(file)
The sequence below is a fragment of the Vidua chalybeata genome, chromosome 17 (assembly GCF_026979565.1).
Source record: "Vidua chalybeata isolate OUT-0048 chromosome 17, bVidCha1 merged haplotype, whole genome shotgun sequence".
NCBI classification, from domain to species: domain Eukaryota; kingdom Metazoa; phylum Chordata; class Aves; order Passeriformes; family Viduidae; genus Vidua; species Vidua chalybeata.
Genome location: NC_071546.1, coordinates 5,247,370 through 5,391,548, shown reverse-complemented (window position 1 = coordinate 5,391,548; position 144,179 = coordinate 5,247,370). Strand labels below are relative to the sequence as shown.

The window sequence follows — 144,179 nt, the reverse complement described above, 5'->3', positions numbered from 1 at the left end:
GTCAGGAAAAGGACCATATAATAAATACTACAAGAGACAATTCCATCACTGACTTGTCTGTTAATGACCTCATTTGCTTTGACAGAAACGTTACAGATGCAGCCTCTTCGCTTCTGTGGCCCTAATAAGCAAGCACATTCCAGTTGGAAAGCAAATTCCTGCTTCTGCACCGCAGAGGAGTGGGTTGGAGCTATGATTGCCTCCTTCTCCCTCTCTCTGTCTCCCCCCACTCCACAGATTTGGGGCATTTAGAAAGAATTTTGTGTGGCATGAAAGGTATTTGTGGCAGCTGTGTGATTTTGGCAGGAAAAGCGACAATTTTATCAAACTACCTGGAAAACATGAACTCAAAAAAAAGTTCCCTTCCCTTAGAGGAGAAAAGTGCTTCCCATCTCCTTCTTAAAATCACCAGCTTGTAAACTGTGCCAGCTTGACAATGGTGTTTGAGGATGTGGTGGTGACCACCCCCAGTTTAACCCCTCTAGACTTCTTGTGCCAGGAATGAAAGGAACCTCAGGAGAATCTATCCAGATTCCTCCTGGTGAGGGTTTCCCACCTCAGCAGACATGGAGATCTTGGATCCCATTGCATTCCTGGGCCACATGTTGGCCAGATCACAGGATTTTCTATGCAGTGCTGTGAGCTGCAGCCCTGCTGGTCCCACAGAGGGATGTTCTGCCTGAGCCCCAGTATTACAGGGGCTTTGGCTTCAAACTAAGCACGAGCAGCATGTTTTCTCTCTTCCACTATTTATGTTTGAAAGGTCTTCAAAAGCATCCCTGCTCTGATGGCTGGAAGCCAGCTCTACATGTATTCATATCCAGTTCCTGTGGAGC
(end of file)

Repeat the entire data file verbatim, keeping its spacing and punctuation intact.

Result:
The sequence below is a fragment of the Vidua chalybeata genome, chromosome 17 (assembly GCF_026979565.1).
Source record: "Vidua chalybeata isolate OUT-0048 chromosome 17, bVidCha1 merged haplotype, whole genome shotgun sequence".
NCBI classification, from domain to species: domain Eukaryota; kingdom Metazoa; phylum Chordata; class Aves; order Passeriformes; family Viduidae; genus Vidua; species Vidua chalybeata.
Genome location: NC_071546.1, coordinates 5,247,370 through 5,391,548, shown reverse-complemented (window position 1 = coordinate 5,391,548; position 144,179 = coordinate 5,247,370). Strand labels below are relative to the sequence as shown.

The window sequence follows — 144,179 nt, the reverse complement described above, 5'->3', positions numbered from 1 at the left end:
GTCAGGAAAAGGACCATATAATAAATACTACAAGAGACAATTCCATCACTGACTTGTCTGTTAATGACCTCATTTGCTTTGACAGAAACGTTACAGATGCAGCCTCTTCGCTTCTGTGGCCCTAATAAGCAAGCACATTCCAGTTGGAAAGCAAATTCCTGCTTCTGCACCGCAGAGGAGTGGGTTGGAGCTATGATTGCCTCCTTCTCCCTCTCTCTGTCTCCCCCCACTCCACAGATTTGGGGCATTTAGAAAGAATTTTGTGTGGCATGAAAGGTATTTGTGGCAGCTGTGTGATTTTGGCAGGAAAAGCGACAATTTTATCAAACTACCTGGAAAACATGAACTCAAAAAAAAGTTCCCTTCCCTTAGAGGAGAAAAGTGCTTCCCATCTCCTTCTTAAAATCACCAGCTTGTAAACTGTGCCAGCTTGACAATGGTGTTTGAGGATGTGGTGGTGACCACCCCCAGTTTAACCCCTCTAGACTTCTTGTGCCAGGAATGAAAGGAACCTCAGGAGAATCTATCCAGATTCCTCCTGGTGAGGGTTTCCCACCTCAGCAGACATGGAGATCTTGGATCCCATTGCATTCCTGGGCCACATGTTGGCCAGATCACAGGATTTTCTATGCAGTGCTGTGAGCTGCAGCCCTGCTGGTCCCACAGAGGGATGTTCTGCCTGAGCCCCAGTATTACAGGGGCTTTGGCTTCAAACTAAGCACGAGCAGCATGTTTTCTCTCTTCCACTATTTATGTTTGAAAGGTCTTCAAAAGCATCCCTGCTCTGATGGCTGGAAGCCAGCTCTACATGTATTCATATCCAGTTCCTGTGGAGC